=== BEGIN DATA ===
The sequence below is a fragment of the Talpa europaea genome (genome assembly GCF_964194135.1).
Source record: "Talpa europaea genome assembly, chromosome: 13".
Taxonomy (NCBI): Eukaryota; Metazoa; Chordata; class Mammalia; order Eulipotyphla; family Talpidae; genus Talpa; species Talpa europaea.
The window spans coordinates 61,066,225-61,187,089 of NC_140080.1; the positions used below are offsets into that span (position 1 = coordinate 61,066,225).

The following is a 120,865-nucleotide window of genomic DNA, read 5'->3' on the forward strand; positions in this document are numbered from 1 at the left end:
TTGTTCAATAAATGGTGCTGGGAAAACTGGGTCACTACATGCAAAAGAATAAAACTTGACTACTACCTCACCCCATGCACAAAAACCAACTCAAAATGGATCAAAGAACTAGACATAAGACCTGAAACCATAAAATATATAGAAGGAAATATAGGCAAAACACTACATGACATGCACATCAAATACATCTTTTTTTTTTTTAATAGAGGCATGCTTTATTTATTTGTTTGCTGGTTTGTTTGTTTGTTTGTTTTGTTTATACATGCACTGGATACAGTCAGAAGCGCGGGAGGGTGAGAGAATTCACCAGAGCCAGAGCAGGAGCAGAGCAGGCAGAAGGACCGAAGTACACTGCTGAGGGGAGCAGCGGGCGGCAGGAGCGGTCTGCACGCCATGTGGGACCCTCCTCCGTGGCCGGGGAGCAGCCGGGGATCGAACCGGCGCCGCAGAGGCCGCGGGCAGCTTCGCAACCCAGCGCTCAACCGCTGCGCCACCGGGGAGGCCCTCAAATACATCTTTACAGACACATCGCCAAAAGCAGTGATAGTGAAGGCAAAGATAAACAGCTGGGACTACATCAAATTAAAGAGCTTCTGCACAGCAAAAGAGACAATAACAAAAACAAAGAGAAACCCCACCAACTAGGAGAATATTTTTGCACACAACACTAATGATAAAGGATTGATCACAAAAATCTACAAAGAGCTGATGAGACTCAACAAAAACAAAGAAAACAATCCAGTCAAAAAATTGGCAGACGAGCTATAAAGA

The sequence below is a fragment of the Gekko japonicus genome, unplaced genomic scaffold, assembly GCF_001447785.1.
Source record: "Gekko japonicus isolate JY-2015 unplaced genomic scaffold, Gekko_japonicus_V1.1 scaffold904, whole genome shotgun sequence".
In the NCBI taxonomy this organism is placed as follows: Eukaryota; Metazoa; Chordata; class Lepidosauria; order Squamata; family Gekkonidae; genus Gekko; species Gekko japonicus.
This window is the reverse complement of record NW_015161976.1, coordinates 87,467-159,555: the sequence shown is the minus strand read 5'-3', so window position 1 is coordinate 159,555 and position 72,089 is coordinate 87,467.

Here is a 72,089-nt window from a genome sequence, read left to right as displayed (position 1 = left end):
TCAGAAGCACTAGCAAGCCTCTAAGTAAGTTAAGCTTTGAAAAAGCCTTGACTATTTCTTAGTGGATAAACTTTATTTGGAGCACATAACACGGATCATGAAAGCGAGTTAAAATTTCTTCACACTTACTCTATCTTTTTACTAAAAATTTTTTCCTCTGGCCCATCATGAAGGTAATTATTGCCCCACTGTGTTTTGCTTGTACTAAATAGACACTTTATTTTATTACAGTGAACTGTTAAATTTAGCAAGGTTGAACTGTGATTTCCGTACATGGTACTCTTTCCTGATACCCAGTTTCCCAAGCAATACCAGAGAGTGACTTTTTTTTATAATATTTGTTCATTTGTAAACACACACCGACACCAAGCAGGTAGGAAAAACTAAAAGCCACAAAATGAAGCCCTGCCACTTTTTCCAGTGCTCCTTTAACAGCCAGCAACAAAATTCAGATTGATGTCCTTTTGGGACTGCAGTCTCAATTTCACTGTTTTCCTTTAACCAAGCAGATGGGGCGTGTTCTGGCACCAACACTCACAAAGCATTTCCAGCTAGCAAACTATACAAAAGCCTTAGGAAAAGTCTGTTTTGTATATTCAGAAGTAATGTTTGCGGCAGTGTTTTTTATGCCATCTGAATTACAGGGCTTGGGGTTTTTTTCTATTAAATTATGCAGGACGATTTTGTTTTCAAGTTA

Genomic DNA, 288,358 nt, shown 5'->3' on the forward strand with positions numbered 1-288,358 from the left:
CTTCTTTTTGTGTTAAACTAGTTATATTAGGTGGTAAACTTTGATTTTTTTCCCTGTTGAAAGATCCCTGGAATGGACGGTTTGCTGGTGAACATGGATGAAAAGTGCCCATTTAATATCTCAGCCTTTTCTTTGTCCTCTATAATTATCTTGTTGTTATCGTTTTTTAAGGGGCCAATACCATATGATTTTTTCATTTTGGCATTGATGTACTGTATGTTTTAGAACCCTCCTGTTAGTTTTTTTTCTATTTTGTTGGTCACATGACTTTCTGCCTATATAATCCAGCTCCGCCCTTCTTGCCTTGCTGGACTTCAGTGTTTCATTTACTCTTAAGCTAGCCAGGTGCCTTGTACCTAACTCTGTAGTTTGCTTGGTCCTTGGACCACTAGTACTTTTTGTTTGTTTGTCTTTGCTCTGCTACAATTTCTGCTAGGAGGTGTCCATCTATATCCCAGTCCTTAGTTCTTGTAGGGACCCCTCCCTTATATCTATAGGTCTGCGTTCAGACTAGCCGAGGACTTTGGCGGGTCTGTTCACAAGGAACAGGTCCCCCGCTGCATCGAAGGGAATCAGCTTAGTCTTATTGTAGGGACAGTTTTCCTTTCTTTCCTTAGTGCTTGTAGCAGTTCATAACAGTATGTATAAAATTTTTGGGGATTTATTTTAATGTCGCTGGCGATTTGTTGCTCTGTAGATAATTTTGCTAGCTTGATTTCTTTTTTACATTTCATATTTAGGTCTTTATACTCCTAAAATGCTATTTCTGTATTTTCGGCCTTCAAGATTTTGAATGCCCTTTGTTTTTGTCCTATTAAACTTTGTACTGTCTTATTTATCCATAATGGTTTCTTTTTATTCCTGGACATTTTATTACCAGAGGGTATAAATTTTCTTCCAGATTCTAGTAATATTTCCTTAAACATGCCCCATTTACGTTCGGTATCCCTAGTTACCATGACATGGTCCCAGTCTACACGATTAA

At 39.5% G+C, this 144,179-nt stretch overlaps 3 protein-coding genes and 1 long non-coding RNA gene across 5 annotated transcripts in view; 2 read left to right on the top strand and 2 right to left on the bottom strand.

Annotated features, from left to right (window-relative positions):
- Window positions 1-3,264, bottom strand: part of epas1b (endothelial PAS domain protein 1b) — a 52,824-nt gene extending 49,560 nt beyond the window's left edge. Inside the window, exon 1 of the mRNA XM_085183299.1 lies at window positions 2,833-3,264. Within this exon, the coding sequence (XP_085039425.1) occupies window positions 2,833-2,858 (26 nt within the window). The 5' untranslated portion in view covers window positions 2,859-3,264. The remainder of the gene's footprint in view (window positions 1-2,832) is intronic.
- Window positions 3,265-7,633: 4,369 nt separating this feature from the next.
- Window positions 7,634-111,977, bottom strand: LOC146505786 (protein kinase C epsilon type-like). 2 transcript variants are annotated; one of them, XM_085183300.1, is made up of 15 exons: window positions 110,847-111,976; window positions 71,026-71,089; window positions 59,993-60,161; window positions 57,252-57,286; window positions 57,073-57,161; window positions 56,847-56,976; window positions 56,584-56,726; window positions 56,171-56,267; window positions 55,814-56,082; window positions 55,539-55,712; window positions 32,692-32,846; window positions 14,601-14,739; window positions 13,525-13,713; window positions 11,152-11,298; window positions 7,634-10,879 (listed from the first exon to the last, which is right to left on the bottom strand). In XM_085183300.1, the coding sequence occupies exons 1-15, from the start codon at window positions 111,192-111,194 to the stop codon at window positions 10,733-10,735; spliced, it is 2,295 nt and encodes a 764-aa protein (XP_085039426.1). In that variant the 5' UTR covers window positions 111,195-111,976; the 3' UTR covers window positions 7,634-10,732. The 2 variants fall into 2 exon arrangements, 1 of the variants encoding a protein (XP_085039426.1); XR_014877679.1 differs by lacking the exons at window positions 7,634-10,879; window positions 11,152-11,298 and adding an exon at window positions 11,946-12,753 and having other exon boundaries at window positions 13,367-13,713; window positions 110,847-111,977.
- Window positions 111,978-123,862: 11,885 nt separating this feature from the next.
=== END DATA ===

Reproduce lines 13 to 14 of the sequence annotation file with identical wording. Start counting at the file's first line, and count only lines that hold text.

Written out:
Genomic DNA, 288,358 nt, shown 5'->3' on the forward strand with positions numbered 1-288,358 from the left:
CTTCTTTTTGTGTTAAACTAGTTATATTAGGTGGTAAACTTTGATTTTTTTCCCTGTTGAAAGATCCCTGGAATGGACGGTTTGCTGGTGAACATGGATGAAAAGTGCCCATTTAATATCTCAGCCTTTTCTTTGTCCTCTATAATTATCTTGTTGTTATCGTTTTTTAAGGGGCCAATACCATATGATTTTTTCATTTTGGCATTGATGTACTGTATGTTTTAGAACCCTCCTGTTAGTTTTTTTTCTATTTTGTTGGTCACATGACTTTCTGCCTATATAATCCAGCTCCGCCCTTCTTGCCTTGCTGGACTTCAGTGTTTCATTTACTCTTAAGCTAGCCAGGTGCCTTGTACCTAACTCTGTAGTTTGCTTGGTCCTTGGACCACTAGTACTTTTTGTTTGTTTGTCTTTGCTCTGCTACAATTTCTGCTAGGAGGTGTCCATCTATATCCCAGTCCTTAGTTCTTGTAGGGACCCCTCCCTTATATCTATAGGTCTGCGTTCAGACTAGCCGAGGACTTTGGCGGGTCTGTTCACAAGGAACAGGTCCCCCGCTGCATCGAAGGGAATCAGCTTAGTCTTATTGTAGGGACAGTTTTCCTTTCTTTCCTTAGTGCTTGTAGCAGTTCATAACAGTATGTATAAAATTTTTGGGGATTTATTTTAATGTCGCTGGCGATTTGTTGCTCTGTAGATAATTTTGCTAGCTTGATTTCTTTTTTACATTTCATATTTAGGTCTTTATACTCCTAAAATGCTATTTCTGTATTTTCGGCCTTCAAGATTTTGAATGCCCTTTGTTTTTGTCCTATTAAACTTTGTACTGTCTTATTTATCCATAATGGTTTCTTTTTATTCCTGGACATTTTATTACCAGAGGGTATAAATTTTCTTCCAGATTCTAGTAATATTTCCTTAAACATGCCCCATTTACGTTCGGTATCCCTAGTTACCATGACATGGTCCCAGTCTACACGATTAA